Until recently, we were a cat family. There were occasional deviations, most notably ‘Cutlets’, the abandoned lamb Kenn raised to be an interim lawn mower when we lived in Wagga Wagga, but otherwise only cats with personality have shared their lives and antics with us. Secretly though, I think that Kenn has always had a soft spot for puppies demonstrated by his determination to teach our kittens ‘doggie’ tricks. For example, Muffin, a white Persian kitten, learnt to play fetch and would stay and sit on command, often on Kenn’s desk as he started and completed 3000 word essays the night before they were due. Nym, a lovely gentle Himalayan, learnt to beg for treats and snuggle close while watching TV, while our latest kitten, Callie, races puppylike down the hallway to the front door when she hears his car pull up outside. Who needs a puppy when they can have a kitten, I thought. But I now realise that these tricks are pale imitations of the ‘joys’ of ‘real’ puppies.
My first close encounter of the puppy kind came with Moet. Friends, Helen and Phil, (longtime dog gurus) welcomed an adorable, golden retriever puppy into their home. Moet was lovely: not too yappy, not too boisterous, definitely not bitey and best of all, sensitive to the needs of her human friends. She was, and is, content to sit and wait quietly while we humans chat over a coffee or tea, sip a champagne while nibbling some cheese or indulge in a late breakfast. My puppy prejudices were fading away….
Then Melissa and Ben returned from their honeymoon and blithely let us know that we were going to grandparents – to a red and white border collie, named Ninja. What fun, I thought. I can play with a cute bundle of fluff until Ninja is suitably tired and cross and then hand her back to her parents. Isn’t that what grandparents do? Have all the fun and none of the fuss?
Alas, no-one told me anything about toilet training and puppies before I volunteered to puppy sit. Ninja was so loving that she greeted us and anyone who visited with a liquid gift. Consequently, I found myself hosing down the back patio – a lot. And I squishily learnt that the ability to hold one’s breath for at least a minute was essential while mastering the ins and outs of plastic poo bags. Luckily, knots mastered at Girl Guides, so long ago, actually did work.
And while I knew that puppies and dogs love bones, I was unaware that many puppies share with Imelda Marcos, a fetish for shoes. Unbeknownst to us, her minders, Ninja collected and cherished seven pairs of shoes from our next door neighbour, Bob. Ninja didn’t understand what all the fuss was about as she left one shoe of each pair for its human owner. What could be fairer than that?
But it’s easy to ignore these puppy peccadilloes because most of the time she is so much fun and like all babies takes so much enjoyment in the simple things in life like a walk on the beach. As we walk along the bush path to Tallows Beach, it’s easy to see who’s in charge on these excursions.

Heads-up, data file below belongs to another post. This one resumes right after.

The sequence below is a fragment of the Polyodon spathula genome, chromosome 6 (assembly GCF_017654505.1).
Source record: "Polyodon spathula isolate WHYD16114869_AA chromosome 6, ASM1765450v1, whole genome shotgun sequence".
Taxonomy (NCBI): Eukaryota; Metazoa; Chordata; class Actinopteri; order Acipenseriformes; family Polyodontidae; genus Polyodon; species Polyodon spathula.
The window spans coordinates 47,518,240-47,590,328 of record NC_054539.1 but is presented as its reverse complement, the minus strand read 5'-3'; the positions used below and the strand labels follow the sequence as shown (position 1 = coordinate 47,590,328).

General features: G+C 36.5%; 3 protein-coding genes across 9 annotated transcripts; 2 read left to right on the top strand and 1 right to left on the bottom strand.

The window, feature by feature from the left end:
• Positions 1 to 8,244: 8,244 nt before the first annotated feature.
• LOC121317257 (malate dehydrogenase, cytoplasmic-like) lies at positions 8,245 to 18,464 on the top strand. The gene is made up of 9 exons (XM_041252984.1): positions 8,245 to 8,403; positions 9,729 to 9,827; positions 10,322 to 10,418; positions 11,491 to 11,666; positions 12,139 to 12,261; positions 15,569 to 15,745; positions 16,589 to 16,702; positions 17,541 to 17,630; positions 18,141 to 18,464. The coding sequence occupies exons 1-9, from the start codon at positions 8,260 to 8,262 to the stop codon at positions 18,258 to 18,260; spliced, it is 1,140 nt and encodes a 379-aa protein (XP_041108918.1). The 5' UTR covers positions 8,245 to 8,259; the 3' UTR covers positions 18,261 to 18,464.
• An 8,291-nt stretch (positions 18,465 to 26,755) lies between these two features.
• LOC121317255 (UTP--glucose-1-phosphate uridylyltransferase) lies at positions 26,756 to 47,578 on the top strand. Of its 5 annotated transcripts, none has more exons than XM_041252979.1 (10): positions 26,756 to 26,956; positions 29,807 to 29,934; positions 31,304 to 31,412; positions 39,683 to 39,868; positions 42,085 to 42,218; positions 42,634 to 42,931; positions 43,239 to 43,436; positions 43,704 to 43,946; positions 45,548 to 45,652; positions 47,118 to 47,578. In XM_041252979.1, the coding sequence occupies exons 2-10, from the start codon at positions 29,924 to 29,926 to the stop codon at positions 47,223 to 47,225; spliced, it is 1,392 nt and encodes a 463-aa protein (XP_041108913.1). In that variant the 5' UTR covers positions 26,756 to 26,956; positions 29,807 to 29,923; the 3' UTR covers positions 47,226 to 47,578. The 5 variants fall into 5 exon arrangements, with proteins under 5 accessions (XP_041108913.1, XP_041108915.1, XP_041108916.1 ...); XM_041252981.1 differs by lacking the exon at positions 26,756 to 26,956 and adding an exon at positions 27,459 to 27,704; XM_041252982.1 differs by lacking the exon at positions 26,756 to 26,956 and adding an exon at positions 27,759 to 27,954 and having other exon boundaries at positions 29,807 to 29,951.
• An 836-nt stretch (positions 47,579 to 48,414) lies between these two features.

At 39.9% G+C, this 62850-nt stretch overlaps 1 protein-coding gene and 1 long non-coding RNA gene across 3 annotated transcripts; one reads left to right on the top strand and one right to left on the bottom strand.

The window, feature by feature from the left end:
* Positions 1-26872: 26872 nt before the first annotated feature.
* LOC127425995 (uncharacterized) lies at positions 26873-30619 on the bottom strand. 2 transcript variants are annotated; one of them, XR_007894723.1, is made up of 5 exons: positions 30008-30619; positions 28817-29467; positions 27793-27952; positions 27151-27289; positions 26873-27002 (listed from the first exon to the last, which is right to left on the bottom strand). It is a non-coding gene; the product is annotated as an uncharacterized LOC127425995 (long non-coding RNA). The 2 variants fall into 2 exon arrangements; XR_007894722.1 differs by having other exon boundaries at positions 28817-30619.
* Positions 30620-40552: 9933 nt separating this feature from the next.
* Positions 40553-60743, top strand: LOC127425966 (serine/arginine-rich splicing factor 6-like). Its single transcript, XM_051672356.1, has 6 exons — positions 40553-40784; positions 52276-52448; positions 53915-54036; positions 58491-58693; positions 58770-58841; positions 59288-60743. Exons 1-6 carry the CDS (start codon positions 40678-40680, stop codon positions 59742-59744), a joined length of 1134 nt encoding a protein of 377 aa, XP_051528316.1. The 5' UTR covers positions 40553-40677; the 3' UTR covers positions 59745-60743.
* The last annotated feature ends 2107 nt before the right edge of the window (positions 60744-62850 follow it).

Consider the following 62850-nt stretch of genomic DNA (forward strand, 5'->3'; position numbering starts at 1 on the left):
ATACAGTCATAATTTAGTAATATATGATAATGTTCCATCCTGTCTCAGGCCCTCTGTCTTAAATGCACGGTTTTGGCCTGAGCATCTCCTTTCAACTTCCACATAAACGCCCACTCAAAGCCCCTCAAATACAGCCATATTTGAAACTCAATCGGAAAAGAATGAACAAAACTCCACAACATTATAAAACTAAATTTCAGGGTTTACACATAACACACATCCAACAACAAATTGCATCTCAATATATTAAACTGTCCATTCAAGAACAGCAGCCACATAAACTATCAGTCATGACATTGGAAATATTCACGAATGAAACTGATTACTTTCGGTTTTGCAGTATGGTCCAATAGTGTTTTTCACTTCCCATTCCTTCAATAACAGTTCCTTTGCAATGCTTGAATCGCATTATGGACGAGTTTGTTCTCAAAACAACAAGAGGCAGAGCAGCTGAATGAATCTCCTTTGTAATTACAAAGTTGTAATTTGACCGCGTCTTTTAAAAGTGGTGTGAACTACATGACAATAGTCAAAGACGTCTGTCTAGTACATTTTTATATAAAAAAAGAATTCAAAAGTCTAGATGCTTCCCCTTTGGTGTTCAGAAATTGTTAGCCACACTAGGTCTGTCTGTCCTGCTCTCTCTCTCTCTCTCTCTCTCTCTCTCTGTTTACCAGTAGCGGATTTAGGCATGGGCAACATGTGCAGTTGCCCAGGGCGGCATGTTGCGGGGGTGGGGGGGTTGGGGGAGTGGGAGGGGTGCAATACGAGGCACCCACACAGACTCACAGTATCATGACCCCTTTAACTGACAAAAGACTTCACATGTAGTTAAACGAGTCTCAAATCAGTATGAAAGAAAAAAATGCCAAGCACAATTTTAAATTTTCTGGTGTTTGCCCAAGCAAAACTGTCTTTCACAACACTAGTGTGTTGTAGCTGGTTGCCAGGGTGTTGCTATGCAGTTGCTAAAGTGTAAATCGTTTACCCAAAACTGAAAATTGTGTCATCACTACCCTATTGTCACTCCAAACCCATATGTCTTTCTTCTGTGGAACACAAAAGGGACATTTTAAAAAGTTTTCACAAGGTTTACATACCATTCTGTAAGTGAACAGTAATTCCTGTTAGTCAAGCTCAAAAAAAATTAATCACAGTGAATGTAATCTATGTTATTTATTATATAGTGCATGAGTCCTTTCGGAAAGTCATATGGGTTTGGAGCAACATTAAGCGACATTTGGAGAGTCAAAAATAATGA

Exiting the path, we all have to cross the road. This has been a small problem, as true to her breeding, Ninja wants to round up every car she meets (they’re just big noisy sheep) but she is slowly learning to look to the right and look to the left before crossing the road.
At last we are on the beach and Ninja is off the lead and running. Faster than a speeding bullet, she finds her friends and the fun begins.
She is learning the finer points of surfing and loves to jump the waves.
Then there’s all the interesting stuff to sniff and eat. A bit of seaweed, a shell, a bit of crusty coral, a rotting crab…
But all too soon, it’s time to go home to Mum, where all tuckered out she sneaks a rest in the bedroom.
Watching Ninja and all the other dogs enjoying the sun, sea and sand has been a great way to spend an hour or two. All fun and no fuss. My type of puppy chore. She is also eager to follow her father’s exploits on the soccer field, casting a discerning eye over the action.
Festive celebrations take on another dimension when a puppy is involved. Ninja shared a wonderful Christmas treat with Moet, who has been key in teaching Ninja doggie etiquette.
But Ninja hasn’t sailed through puppy hood unscathed. Far too soon, she had to visit the Vet for a procedure on her leg and she was a very sad puppy for a couple of weeks.
My third close encounter of the puppy kind came not long after Ninja entered our lives. In Darwin, my other daughter, Lyndsay, and her partner, Reece, became lucky parents of a Siberian Husky puppy who they named Hannibal. We haven’t met him face to face yet, but modern technology has allowed us to watch his antics from afar.
He too is adorable … when asleep.
And like Ninja and Moet, he loves a run on the beach and a dip in the ocean. Lyndsay and Reece, assure me that they keep a careful watch for watery reptiles.
Though Hannibal loves the sea, the pool is also a lovely place to cool down in the tropical heat.
And he is always pleased to see you.
And that about sums it up. Puppies are always so glad to see you, be with you, share with you that puppy love that just creeps up on you. I’m now very content to be part of a puppy extended family, but I’m not sending Callie to the animal shelter anytime soon!